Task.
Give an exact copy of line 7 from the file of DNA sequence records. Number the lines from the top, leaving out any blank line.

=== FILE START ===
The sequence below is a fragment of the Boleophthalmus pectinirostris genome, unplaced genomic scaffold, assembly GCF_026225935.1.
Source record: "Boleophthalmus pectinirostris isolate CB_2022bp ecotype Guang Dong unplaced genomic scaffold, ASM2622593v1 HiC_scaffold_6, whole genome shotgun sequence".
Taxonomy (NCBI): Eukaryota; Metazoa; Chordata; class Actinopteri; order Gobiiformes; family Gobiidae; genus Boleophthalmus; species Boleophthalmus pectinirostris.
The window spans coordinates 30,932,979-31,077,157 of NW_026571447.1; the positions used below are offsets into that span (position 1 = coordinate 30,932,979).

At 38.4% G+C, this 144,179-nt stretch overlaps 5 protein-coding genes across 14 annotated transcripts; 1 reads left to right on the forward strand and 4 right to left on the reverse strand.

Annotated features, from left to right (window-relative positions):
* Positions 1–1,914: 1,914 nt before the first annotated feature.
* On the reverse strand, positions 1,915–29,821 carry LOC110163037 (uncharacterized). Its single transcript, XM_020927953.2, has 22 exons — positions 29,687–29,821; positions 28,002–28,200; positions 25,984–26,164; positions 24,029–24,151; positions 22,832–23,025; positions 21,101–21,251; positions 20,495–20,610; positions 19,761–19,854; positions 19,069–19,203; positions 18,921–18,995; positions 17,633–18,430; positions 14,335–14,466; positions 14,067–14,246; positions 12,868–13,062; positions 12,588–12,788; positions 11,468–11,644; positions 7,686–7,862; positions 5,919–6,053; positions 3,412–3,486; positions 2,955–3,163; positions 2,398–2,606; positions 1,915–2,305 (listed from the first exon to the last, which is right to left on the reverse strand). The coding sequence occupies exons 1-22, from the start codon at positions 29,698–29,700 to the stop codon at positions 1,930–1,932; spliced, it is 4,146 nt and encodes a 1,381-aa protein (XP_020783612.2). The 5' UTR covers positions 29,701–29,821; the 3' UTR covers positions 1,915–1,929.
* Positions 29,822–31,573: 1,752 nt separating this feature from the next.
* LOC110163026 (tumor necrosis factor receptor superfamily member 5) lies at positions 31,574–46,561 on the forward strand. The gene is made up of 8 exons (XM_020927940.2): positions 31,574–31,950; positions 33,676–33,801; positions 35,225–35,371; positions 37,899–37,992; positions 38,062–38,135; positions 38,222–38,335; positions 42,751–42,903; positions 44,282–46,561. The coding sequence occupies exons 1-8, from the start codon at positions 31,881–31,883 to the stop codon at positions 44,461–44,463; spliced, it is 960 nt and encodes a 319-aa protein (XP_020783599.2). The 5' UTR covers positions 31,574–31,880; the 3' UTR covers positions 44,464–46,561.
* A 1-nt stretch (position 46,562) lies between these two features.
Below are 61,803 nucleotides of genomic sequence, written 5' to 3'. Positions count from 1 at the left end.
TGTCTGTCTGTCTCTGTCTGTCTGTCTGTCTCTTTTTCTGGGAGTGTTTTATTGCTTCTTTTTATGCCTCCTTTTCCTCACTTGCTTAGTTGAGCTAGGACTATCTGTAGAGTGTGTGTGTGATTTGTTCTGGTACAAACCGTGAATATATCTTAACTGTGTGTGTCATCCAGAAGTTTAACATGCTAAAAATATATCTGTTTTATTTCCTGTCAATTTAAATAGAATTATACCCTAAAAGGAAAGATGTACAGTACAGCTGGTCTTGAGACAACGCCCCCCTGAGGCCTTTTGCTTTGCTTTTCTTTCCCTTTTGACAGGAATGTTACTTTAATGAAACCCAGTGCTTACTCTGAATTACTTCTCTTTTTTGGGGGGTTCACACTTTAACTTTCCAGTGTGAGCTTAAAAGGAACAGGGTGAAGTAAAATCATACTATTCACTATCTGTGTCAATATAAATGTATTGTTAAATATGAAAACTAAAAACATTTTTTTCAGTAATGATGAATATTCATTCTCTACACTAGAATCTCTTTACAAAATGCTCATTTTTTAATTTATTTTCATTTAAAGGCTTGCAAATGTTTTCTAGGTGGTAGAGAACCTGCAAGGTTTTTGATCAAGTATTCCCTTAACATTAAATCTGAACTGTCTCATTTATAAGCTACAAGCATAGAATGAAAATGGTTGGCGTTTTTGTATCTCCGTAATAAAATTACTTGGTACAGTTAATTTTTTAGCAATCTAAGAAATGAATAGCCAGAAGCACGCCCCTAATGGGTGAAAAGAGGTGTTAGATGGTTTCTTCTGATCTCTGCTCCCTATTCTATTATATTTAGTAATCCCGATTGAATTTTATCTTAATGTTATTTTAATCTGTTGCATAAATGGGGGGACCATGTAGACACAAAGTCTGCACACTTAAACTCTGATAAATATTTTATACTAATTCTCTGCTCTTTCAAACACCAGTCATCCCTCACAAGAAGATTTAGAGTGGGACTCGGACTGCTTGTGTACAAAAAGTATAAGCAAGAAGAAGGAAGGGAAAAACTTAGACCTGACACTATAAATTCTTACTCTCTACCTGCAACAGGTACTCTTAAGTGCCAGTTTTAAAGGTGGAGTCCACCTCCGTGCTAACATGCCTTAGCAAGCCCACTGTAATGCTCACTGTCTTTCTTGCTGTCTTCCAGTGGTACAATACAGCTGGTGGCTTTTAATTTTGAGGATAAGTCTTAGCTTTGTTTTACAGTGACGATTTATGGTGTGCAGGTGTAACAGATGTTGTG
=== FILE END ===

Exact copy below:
* Positions 1–1,914: 1,914 nt before the first annotated feature.